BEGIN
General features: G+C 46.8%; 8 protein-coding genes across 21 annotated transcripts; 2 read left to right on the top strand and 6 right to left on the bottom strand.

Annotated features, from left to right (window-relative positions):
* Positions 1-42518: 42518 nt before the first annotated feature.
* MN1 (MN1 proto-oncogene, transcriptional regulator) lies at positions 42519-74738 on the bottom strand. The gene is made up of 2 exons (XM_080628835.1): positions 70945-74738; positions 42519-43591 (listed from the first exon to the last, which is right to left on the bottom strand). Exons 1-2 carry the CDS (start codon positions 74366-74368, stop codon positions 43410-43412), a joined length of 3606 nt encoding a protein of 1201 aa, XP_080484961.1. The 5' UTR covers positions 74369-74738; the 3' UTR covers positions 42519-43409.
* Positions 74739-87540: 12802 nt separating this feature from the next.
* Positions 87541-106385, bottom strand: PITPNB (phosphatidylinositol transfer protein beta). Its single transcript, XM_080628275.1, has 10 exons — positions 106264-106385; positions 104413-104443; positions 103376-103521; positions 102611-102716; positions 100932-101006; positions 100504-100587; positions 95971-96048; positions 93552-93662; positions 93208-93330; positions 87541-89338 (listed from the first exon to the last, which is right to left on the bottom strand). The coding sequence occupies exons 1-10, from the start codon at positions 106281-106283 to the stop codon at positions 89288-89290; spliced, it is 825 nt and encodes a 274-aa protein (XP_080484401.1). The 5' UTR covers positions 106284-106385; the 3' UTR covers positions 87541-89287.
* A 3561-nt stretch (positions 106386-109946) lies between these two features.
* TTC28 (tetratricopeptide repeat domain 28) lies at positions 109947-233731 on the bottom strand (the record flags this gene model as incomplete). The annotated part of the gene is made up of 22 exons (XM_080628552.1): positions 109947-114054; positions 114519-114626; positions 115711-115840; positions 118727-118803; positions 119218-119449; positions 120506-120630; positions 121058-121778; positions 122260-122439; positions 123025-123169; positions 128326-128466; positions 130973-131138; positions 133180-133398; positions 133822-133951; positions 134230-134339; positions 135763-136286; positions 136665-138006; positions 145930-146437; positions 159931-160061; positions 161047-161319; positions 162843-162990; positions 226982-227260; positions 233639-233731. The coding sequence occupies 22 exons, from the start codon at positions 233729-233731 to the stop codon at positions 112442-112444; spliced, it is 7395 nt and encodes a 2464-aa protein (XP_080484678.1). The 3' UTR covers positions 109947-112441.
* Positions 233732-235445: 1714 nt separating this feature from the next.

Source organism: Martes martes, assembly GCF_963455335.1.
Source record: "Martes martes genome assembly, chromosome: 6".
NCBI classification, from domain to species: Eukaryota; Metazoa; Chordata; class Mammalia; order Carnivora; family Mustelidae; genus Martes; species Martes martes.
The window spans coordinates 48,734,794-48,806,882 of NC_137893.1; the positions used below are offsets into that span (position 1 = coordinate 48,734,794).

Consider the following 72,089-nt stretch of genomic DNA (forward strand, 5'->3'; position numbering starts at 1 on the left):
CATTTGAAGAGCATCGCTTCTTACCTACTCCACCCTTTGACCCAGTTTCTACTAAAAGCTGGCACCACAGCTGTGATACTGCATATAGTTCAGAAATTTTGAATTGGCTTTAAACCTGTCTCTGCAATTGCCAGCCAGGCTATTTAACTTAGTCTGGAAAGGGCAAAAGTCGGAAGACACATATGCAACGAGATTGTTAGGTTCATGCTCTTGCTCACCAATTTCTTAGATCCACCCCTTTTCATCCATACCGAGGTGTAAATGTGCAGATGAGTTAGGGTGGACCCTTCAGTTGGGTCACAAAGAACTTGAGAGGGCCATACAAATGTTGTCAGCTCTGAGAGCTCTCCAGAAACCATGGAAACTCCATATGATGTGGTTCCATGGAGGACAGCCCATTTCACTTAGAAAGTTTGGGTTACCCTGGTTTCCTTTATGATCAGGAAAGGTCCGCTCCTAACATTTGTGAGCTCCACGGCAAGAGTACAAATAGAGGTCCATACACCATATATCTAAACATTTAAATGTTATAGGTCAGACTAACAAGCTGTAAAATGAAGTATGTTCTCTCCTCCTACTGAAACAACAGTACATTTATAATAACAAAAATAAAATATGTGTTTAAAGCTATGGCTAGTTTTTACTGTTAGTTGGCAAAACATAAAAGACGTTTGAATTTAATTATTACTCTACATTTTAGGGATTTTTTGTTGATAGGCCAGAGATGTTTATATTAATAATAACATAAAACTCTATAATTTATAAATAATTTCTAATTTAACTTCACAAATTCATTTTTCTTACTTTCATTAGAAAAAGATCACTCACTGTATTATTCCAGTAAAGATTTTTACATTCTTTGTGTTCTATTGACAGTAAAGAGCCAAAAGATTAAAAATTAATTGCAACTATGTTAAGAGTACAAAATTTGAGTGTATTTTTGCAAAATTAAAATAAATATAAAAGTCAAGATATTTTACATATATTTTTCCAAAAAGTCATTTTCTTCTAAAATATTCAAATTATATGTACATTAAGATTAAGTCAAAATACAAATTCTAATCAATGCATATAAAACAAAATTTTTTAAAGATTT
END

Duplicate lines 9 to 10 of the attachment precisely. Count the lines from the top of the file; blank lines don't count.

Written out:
* Positions 233732-235445: 1714 nt separating this feature from the next.

Source organism: Martes martes, assembly GCF_963455335.1.